• The Yorkshire Dales Short Break tour is as it describes, 3 nights and 4 days. With 3 nights in the delightful Yorkshire town of Grassington, this itinerary is perfect for a long weekend of walking, pubs and great local food!
    Which Yorkshire Tour Should I Choose?
  • Yorkshire Reading List

    This list is dedicated to customers who wish to read all about a place before they visit it. These books are not only famous the world-over and are great stories, but they really do give a glimpse into the county of Yorkshire, its landscapes, people and history. Here are our favourites:

    • Wuthering Heights by Emily Bronte - A pure classic, this novel describes the wildness of the remote Yorkshire Moors scenery to a tee. It's also a story of love and loss and the turbulent relationship between Cathy and Heathcliff.
    • The Secret Garden by Frances Hodgson Burnett - Even though this is a children's book it is still very much worth a read as its a classic! Mary Lennox discovers a mysterious walled garden when she gets sent to live with her uncle in the Yorkshire Moors.
    • A Kestrel for a Knave by Barry Hines - This novel follows the life of a yound boy who lives in a Yorshire mining town. Although he has a difficult home life  he manages to find comfort from his pet kestrel. Turned into the popular 1969 film, "Kes".
    • All Creatures Great and Small by James Herriot - This author grew up in North Yorkshire and was a vet here. This book is a collection of his memoirs of his times as a rural vet and inspired the BBC series, All Creatures Great and Small. A wonderful book full of warmth and compassion.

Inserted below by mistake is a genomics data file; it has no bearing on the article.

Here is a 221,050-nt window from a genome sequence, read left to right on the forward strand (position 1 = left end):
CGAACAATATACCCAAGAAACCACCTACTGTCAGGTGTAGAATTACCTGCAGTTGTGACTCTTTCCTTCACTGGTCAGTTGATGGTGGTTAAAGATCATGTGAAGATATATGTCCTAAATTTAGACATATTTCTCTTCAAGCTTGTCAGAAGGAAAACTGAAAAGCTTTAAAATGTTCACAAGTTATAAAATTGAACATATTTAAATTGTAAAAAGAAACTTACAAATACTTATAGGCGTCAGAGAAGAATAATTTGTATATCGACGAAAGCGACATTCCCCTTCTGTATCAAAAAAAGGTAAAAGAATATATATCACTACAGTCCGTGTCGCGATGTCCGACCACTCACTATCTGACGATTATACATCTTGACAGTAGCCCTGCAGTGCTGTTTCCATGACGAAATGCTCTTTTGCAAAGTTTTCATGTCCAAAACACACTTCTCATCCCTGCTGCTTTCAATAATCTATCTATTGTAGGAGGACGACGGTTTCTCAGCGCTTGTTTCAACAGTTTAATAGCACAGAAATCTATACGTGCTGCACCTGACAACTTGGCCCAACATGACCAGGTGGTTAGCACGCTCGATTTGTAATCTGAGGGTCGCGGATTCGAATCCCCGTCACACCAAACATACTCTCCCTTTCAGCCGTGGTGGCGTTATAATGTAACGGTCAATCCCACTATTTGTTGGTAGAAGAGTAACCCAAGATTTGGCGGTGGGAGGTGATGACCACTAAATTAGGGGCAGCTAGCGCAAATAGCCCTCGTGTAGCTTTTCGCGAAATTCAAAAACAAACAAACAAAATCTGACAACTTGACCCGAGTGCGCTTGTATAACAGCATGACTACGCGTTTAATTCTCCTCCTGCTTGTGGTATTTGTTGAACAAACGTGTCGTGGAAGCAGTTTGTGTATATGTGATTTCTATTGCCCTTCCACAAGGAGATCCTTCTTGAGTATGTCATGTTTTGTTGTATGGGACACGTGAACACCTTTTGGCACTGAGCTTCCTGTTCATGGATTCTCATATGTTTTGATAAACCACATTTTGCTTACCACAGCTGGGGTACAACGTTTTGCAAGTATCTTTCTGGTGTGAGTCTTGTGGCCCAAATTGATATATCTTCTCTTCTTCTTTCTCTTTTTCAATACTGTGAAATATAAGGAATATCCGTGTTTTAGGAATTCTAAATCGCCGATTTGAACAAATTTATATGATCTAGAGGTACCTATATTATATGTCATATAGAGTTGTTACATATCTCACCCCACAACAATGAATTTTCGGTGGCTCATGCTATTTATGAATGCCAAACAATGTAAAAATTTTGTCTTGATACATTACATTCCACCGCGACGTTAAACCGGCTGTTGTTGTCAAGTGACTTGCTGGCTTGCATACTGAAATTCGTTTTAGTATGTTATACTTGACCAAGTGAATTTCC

• The Railway Children by Edith Nesbitt - Another novel that inspired a film and set in rural Yorkshire. It tells the story of 3 children who were forced to move to Yorkshire from the south of England when their father was accused of being a spy.


    Yorkshire Reading List
  • Yorkshire Expressions

    In England, where there are a multitude of local accents,and Yorkshire is one of the most pronounced, with many expressions which will leave you wondering, "what did that person just say?" and this is people whose first language is English! You could be forgiven for thinking you were in a place where a language other than English is spoken. Its historical roots actually go back to the Viking Invasion. Here are a few of our favourites:

    • Eeh by gum - This is an expression which means "Oh my gosh". For example "Eeh by gum I nearly knocked over my water"
    • 'Ow do - This means "How do you do".
    • Be reight - This means "it' be ok". For example "Don't worry about her, she'll be reight".
    • "Fair t' middlin'" - This means that things are fine. So if I said "How are you", you could answer "fair t'middlin'" back.
    • "Ey up" - this basically means "what's up". Or it could be a greeting like "Ey up, I've not seen ye (you) in ages".

    It seems like the best thing to do when you want to put in a Yorkshire accent is to to drop your H's, so has becomes 'as and her becomes 'er. A sentence like this would be "that 'aggis is 'orrible! Then if there is a T on the end of a word change the t to a slight "h" sound. You should also shorten word endings, so going becomes goin' and running beomes runnin'. Instead of fully pronouncing the and to, these words become just t' "Im goin' t' shop", so its pronounced "tuh". So, before you book your travel to Yorskhire, give it a try and then join in with the locals!

    Yorkshire Expressions